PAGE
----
Testosterone Treatment of Older Men-Why Are Controversies Created? Editorial
The Journal of Clinical Endocrinology & Metabolism Jan 2011|
Ronald Swerdloff and Christina Wang
Department of Medicine, Division of Endocrinology, Los Angeles Biomedical Research Institute at Harbor-University of California-Los Angeles (UCLA) Medical Center, and David Geffen School of Medicine at UCLA, Los Angeles, California 90509
Cunningham and Toma have published an article entitled "Why Is Androgen Replacement in Males Controversial?" (1) in this issue of JCEM. This represents a new look at an old controversy. The article reviews the status of testosterone treatment in older men and serves as an extension to previously published guidelines on hypogonadism by Bhasin et al. (2) and recommendations published by Wang et al. (3) on late-onset hypogonadism. There are many causes for controversy in the practice of medicine, not the least of which is insufficiency of high-grade, evidence-based data. This is likely to occur when a medication was established in clinical use before the modern era of pharmaceutical regulation. This new review describes the insufficiency of evidence-based data to be certain that the benefit-to-risk ratio justifies testosterone treatment in older men, whereas taking the position that androgen replacement therapy in younger and middle-aged men is well established. The authors do acknowledge, as do the above guidelines (2), that relatively few large-scale, double-blind, placebo-controlled, multiple end point studies had been performed on testosterone treatment in men of any age. This position was also taken by the Institute of Medicine (4). Most of the data come from relatively small-size studies and meta-analyses of small- or medium-size databases (5, 6, 7, 8).
Testosterone has been available as a pharmaceutical medication since the 1930s and has been used for many decades to treat symptoms of impaired libido and failure of secondary sexual development. With time and expanded understanding of androgen biology, it became apparent that testosterone had effects on a wide range of target organs. Deficiency of testosterone could produce a decrease in lean body mass, an increase in fat mass, a decrease in bone mineral density, impaired mood (preclinical depression), and decreased erythropoiesis, as well as a decrease in facial and body hair. Thus, the male sex hormone became a hormone of metabolic significance. Subsequent epidemiological studies also suggested that testosterone deficiency was associated with obesity and predisposes men to develop metabolic syndrome, type 2 diabetes mellitus (9, 10, 11), and increased mortality due to cardiovascular disease (12, 13).
In the past two decades, it became apparent that testosterone levels peaked in men in the decade between ages 20 and 30 and decline progressively and slowly over many decades. The rate of decline has varied in different studies and populations from 1 to 2% per year (14, 15) to less than 1% in others (15, 16). This progressive decline results in increasing numbers of men in the older age groups with serum testosterone levels below the lower limits of normal for a reference population of younger men. Many men with low serum testosterone are relatively asymptomatic or their symptoms cannot be easily distinguished from other causes; thus, the prevalence of symptomatic testosterone deficiency in the older age groups is lower than that based on serum testosterone levels (16, 17). This raises the question of whether or not serum testosterone concentration below the reference range for young men is a physiological phenomenon associated with aging or a pathological state. Regulatory agencies have questioned whether therapeutic intervention is a lifestyle drug or a treatment for a real medical disorder. This concern may have been encouraged by the development of many niche clinics and practices using multiple medications to reverse aging in men without clear-cut evidence of benefit.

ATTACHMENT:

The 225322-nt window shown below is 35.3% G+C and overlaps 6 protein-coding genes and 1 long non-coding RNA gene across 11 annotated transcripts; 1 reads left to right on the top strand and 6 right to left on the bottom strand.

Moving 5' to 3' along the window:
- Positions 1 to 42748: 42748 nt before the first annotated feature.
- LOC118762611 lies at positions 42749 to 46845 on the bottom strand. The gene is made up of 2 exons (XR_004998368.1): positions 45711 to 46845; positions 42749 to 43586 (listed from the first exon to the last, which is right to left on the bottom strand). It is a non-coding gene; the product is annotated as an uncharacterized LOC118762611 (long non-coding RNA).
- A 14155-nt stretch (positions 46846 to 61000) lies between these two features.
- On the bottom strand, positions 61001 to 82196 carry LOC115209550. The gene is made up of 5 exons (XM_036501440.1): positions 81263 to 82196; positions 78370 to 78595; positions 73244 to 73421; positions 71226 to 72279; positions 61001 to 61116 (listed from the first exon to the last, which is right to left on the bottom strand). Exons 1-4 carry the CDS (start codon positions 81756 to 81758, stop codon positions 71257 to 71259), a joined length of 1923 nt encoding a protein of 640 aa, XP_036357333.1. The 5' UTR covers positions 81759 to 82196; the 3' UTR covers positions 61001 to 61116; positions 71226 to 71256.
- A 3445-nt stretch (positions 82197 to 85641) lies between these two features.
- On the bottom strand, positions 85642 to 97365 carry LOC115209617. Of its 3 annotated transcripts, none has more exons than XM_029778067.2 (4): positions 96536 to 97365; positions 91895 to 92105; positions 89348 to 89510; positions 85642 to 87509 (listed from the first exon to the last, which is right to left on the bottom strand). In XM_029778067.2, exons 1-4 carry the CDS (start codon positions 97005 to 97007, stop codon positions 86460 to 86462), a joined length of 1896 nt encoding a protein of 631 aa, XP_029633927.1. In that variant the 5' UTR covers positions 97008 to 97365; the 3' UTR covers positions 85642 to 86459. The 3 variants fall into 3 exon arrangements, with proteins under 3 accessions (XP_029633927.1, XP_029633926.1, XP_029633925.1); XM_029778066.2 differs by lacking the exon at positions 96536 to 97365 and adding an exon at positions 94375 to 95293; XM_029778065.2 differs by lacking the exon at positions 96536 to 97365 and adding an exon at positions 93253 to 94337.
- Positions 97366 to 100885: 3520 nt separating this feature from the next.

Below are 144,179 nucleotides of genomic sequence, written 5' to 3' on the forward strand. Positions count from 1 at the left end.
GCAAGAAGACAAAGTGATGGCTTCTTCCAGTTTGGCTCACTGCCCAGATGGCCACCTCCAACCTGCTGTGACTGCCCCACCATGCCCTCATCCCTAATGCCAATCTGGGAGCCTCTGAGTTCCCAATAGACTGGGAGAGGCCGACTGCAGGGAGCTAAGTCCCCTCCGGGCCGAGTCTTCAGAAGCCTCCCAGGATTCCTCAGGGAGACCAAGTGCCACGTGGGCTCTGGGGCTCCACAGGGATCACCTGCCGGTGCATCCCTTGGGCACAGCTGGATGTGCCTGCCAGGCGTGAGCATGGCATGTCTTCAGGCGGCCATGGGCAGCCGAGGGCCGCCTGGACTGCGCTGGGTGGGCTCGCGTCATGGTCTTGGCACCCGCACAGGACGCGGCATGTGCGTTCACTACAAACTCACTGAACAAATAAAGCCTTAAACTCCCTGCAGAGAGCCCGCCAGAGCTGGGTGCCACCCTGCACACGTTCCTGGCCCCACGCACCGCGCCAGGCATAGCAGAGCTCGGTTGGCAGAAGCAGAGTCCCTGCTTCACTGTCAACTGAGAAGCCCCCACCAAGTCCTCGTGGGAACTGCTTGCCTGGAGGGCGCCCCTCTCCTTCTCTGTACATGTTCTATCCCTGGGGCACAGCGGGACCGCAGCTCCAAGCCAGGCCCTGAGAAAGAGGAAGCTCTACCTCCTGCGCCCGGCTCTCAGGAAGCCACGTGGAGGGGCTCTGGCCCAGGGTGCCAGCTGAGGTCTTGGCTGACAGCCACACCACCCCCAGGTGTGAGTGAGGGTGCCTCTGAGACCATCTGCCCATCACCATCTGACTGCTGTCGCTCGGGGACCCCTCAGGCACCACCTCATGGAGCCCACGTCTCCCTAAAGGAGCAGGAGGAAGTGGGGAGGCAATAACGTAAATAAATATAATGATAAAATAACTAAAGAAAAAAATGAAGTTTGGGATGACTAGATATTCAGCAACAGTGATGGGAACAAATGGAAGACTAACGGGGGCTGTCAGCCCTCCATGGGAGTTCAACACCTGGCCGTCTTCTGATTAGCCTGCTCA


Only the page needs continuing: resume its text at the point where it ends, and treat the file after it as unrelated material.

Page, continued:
One of the arguments presented by Cunningham and Toma is that the pathogenesis of low testosterone in older men is not well defined. This is certainly true because many men in the middle to older age group do not fit the simple definition of either primary or secondary hypogonadism but have a mixed type of testosterone deficiency with impairment of both testicular and hypothalamic pituitary signals (low serum testosterone with elevated, normal, or subnormal concentration of gonadotropins) (18). There are many acute and chronic diseases that will produce low serum testosterone levels that may normalize when the underlying comorbid condition is improved. Although the pathogenesis for the decline of testosterone with age is unknown, this is also true for the majority of men with hypogonadism in younger age groups.